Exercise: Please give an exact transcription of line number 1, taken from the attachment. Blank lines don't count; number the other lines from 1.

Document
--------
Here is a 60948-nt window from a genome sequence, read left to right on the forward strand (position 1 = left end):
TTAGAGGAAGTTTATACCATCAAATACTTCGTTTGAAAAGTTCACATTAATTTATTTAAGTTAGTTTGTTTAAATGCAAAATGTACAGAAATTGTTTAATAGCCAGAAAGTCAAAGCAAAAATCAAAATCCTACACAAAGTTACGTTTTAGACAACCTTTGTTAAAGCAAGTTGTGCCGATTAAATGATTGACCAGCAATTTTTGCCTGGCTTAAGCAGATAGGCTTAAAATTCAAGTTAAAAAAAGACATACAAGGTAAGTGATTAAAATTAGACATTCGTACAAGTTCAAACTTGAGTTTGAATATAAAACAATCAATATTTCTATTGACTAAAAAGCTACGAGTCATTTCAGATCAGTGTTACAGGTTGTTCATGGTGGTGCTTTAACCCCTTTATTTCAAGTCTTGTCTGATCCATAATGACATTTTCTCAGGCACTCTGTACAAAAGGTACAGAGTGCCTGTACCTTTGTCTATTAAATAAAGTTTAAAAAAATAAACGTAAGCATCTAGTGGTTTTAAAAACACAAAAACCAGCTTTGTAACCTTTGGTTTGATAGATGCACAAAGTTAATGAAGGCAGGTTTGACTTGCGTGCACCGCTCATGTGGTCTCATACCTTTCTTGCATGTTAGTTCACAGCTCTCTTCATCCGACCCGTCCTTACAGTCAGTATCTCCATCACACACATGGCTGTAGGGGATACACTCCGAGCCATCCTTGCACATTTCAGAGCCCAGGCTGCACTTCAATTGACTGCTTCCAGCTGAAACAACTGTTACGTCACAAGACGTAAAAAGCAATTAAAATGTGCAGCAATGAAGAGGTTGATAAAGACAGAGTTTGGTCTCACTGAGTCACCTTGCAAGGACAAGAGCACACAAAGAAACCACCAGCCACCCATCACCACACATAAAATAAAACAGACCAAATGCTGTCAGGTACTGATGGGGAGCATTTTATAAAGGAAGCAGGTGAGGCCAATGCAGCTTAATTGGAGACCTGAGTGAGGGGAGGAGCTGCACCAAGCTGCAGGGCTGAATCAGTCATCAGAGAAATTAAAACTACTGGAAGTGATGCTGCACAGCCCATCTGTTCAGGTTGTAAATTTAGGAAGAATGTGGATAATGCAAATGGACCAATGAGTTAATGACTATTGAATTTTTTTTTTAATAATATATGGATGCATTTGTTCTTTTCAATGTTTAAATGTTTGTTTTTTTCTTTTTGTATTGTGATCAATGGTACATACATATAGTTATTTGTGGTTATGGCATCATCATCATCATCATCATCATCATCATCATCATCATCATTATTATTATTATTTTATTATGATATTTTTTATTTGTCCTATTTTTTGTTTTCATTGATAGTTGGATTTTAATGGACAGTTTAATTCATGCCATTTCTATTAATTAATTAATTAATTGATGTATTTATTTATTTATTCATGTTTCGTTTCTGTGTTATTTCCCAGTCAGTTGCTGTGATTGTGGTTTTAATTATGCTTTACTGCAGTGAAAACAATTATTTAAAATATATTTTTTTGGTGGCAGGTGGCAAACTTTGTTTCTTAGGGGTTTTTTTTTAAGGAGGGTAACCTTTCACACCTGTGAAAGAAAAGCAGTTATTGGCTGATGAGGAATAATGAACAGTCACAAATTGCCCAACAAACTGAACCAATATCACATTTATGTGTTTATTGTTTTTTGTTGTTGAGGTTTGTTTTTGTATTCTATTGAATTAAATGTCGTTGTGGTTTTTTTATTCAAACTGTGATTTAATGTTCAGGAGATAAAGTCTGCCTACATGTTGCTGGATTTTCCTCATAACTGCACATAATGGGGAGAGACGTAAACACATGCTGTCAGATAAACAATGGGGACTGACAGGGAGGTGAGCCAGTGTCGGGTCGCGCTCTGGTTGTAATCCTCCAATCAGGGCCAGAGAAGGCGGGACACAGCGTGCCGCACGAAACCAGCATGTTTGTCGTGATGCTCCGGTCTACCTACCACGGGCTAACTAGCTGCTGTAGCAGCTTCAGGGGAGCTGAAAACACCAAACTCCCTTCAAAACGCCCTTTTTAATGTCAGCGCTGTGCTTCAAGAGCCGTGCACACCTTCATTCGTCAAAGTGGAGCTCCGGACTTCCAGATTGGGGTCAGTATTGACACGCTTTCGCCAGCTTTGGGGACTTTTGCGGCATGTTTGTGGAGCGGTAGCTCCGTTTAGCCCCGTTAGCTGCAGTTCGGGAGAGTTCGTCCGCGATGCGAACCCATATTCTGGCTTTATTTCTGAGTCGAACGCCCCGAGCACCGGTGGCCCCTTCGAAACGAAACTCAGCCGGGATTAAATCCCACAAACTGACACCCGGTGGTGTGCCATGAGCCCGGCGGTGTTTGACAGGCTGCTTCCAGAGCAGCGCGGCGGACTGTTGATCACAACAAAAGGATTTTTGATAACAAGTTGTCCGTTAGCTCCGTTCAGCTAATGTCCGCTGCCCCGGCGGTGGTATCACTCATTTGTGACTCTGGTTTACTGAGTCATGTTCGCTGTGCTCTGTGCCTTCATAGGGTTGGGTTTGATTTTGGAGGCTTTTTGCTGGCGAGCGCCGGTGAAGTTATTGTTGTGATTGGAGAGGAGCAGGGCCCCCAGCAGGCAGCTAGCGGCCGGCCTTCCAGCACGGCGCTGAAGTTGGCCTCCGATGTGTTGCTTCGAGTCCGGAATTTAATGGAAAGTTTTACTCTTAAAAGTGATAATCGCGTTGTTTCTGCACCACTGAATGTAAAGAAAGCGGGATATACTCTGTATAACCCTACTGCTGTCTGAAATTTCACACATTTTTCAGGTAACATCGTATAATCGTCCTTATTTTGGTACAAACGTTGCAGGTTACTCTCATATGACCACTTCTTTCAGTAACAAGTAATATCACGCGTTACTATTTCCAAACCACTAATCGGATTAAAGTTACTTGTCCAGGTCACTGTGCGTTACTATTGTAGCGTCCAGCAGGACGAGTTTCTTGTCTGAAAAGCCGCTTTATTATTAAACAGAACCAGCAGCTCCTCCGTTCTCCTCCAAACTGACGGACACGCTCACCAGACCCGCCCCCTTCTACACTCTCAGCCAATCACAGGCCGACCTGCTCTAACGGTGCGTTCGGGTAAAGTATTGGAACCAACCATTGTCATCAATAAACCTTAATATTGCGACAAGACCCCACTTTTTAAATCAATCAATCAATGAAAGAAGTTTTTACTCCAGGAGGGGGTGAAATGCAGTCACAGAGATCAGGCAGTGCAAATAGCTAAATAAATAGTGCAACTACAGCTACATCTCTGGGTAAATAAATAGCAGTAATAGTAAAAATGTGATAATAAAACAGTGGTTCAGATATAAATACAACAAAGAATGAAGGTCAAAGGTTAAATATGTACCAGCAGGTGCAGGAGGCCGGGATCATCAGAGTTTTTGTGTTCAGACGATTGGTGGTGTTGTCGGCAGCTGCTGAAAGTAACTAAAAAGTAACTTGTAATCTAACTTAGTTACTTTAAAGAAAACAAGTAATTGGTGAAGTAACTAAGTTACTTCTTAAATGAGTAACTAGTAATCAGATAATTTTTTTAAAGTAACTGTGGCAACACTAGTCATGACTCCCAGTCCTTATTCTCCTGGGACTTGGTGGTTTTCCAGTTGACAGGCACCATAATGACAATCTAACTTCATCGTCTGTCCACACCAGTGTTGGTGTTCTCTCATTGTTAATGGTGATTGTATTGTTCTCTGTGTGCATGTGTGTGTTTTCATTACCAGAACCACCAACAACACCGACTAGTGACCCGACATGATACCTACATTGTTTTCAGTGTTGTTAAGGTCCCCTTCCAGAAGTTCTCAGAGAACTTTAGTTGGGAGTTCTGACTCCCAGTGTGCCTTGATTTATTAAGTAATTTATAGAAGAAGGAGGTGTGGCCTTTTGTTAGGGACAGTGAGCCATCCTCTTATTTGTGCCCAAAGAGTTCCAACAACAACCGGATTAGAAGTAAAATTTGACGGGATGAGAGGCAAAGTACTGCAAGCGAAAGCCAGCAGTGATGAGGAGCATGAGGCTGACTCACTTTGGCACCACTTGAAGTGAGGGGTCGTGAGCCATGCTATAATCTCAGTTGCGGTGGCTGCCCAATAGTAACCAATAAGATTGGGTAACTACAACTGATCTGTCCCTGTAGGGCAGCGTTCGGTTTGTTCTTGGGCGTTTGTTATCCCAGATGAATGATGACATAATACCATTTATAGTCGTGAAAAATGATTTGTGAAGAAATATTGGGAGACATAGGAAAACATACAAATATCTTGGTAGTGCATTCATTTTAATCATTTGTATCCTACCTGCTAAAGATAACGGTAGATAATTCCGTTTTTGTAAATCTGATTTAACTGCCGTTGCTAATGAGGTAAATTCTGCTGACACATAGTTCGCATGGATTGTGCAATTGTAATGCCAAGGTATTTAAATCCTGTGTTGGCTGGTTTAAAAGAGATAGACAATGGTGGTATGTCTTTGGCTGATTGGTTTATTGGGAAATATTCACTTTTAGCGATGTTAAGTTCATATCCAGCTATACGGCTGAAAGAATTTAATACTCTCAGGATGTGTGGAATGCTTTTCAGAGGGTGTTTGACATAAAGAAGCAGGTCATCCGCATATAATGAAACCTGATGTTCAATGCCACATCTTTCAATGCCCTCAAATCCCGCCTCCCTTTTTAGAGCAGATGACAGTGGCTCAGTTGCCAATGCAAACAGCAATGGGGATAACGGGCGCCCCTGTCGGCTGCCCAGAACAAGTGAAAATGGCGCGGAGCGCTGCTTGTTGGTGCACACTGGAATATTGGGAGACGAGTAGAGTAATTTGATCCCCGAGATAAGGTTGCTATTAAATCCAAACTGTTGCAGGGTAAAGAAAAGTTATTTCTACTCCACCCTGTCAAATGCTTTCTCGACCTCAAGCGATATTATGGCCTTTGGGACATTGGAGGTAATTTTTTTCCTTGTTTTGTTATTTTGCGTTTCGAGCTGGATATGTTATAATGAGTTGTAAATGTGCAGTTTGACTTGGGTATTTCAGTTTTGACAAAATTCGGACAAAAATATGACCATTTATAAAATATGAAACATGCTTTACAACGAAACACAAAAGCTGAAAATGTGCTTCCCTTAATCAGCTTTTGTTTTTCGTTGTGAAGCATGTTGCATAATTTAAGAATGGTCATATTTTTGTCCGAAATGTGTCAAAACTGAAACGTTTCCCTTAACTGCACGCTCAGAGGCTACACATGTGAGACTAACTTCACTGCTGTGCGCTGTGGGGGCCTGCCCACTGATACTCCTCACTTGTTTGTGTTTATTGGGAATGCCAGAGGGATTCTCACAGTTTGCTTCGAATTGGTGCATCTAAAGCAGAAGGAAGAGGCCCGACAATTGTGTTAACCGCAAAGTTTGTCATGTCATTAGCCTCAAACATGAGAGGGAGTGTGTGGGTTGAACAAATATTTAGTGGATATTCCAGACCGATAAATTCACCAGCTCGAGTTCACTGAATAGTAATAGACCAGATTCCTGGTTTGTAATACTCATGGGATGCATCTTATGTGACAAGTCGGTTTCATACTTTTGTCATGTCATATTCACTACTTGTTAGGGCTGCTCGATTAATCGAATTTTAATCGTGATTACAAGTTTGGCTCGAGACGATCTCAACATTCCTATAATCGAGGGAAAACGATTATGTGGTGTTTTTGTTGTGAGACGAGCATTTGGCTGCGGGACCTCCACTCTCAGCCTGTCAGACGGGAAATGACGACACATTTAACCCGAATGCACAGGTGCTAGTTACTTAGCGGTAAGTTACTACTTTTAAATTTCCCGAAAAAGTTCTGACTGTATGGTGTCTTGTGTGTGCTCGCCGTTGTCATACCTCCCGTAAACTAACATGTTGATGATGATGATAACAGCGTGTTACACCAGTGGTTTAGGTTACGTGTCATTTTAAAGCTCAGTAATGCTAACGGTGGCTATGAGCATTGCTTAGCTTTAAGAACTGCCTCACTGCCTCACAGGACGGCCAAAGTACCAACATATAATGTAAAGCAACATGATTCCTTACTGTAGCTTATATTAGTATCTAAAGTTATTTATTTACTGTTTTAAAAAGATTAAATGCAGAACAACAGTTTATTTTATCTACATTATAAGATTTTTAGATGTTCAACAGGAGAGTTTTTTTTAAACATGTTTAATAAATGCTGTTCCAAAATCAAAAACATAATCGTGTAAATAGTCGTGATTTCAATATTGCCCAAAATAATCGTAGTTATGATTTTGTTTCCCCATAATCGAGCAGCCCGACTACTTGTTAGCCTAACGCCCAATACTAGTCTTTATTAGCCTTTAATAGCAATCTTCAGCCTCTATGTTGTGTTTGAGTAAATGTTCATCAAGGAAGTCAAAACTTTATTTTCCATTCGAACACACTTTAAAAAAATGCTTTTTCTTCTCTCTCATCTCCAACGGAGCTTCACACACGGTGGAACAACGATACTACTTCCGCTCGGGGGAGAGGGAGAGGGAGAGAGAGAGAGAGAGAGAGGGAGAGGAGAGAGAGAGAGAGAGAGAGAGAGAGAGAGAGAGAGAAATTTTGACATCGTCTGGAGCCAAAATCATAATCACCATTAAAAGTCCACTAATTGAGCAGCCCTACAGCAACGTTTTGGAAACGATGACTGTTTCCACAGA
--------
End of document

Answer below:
Here is a 60948-nt window from a genome sequence, read left to right on the forward strand (position 1 = left end):